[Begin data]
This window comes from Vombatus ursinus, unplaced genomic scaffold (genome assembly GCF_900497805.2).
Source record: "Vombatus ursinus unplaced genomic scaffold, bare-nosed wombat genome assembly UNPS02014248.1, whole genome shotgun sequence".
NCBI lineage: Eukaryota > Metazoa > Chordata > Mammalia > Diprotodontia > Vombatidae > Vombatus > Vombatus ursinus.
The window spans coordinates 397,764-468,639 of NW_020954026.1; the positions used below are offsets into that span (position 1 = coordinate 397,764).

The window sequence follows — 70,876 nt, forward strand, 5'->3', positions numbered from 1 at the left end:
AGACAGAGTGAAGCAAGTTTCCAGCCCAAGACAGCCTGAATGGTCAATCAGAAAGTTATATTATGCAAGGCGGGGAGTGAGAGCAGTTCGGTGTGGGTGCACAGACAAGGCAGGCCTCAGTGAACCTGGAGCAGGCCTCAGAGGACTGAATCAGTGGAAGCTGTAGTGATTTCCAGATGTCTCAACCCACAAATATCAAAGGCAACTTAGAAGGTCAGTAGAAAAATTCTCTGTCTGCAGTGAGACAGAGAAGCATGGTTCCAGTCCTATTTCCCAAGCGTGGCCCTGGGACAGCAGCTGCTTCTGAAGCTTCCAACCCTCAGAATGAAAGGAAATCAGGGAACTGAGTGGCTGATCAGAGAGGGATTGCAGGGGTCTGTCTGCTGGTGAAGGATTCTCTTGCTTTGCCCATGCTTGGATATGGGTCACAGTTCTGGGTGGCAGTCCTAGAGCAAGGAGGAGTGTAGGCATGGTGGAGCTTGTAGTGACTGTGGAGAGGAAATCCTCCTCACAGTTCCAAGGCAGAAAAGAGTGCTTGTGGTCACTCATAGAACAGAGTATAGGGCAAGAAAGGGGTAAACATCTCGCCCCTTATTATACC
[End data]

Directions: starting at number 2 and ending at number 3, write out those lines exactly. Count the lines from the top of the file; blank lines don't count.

Source record: "Vombatus ursinus unplaced genomic scaffold, bare-nosed wombat genome assembly UNPS02014248.1, whole genome shotgun sequence".
NCBI lineage: Eukaryota > Metazoa > Chordata > Mammalia > Diprotodontia > Vombatidae > Vombatus > Vombatus ursinus.